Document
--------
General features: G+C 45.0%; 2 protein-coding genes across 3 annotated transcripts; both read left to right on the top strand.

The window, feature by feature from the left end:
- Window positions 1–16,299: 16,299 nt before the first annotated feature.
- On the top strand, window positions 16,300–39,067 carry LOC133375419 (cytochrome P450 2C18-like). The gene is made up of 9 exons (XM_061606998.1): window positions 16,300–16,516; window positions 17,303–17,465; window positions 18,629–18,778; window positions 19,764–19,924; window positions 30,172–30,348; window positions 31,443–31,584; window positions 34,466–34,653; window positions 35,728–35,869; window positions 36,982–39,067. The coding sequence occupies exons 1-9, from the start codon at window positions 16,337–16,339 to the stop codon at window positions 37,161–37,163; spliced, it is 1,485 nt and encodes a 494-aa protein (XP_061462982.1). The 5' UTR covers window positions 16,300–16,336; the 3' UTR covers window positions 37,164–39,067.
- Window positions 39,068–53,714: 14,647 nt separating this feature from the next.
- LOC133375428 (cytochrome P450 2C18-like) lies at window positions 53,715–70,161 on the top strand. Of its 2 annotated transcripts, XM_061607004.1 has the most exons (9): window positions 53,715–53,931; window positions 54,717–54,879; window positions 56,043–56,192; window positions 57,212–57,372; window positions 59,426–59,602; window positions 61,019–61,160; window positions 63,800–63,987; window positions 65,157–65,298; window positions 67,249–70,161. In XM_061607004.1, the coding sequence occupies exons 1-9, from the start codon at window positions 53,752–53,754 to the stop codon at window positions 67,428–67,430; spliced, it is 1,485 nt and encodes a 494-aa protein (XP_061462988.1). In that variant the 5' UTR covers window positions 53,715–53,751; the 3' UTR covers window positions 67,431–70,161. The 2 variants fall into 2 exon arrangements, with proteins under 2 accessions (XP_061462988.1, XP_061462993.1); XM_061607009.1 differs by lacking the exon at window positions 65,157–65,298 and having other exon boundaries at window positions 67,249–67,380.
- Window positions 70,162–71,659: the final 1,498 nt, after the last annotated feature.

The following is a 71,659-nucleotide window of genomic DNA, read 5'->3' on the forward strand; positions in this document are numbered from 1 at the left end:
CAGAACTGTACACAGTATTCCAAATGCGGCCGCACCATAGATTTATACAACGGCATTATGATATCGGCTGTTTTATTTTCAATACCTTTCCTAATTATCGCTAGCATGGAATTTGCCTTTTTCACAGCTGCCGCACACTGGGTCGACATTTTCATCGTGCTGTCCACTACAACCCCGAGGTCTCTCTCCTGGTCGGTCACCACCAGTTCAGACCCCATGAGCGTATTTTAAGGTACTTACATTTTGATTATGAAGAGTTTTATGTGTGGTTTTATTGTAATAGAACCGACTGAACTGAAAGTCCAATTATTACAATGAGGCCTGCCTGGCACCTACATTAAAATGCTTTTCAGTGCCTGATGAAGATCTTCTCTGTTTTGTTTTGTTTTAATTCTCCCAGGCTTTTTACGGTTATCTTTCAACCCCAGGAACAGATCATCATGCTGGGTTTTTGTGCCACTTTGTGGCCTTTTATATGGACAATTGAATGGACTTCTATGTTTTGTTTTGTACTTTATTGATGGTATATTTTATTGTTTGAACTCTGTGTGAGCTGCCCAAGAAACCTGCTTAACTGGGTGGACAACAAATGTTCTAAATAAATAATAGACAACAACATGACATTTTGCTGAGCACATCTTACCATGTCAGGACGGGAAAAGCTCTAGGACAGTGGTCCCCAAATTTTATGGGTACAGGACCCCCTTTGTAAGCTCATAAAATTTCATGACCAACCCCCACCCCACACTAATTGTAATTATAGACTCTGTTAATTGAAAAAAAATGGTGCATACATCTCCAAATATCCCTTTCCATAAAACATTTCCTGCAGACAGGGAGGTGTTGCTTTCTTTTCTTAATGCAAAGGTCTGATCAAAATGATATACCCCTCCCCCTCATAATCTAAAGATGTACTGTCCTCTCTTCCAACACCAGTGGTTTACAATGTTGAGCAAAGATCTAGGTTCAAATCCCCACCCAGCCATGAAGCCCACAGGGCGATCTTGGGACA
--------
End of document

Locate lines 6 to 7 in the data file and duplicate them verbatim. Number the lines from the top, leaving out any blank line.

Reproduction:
- LOC133375428 (cytochrome P450 2C18-like) lies at window positions 53,715–70,161 on the top strand. Of its 2 annotated transcripts, XM_061607004.1 has the most exons (9): window positions 53,715–53,931; window positions 54,717–54,879; window positions 56,043–56,192; window positions 57,212–57,372; window positions 59,426–59,602; window positions 61,019–61,160; window positions 63,800–63,987; window positions 65,157–65,298; window positions 67,249–70,161. In XM_061607004.1, the coding sequence occupies exons 1-9, from the start codon at window positions 53,752–53,754 to the stop codon at window positions 67,428–67,430; spliced, it is 1,485 nt and encodes a 494-aa protein (XP_061462988.1). In that variant the 5' UTR covers window positions 53,715–53,751; the 3' UTR covers window positions 67,431–70,161. The 2 variants fall into 2 exon arrangements, with proteins under 2 accessions (XP_061462988.1, XP_061462993.1); XM_061607009.1 differs by lacking the exon at window positions 65,157–65,298 and having other exon boundaries at window positions 67,249–67,380.
- Window positions 70,162–71,659: the final 1,498 nt, after the last annotated feature.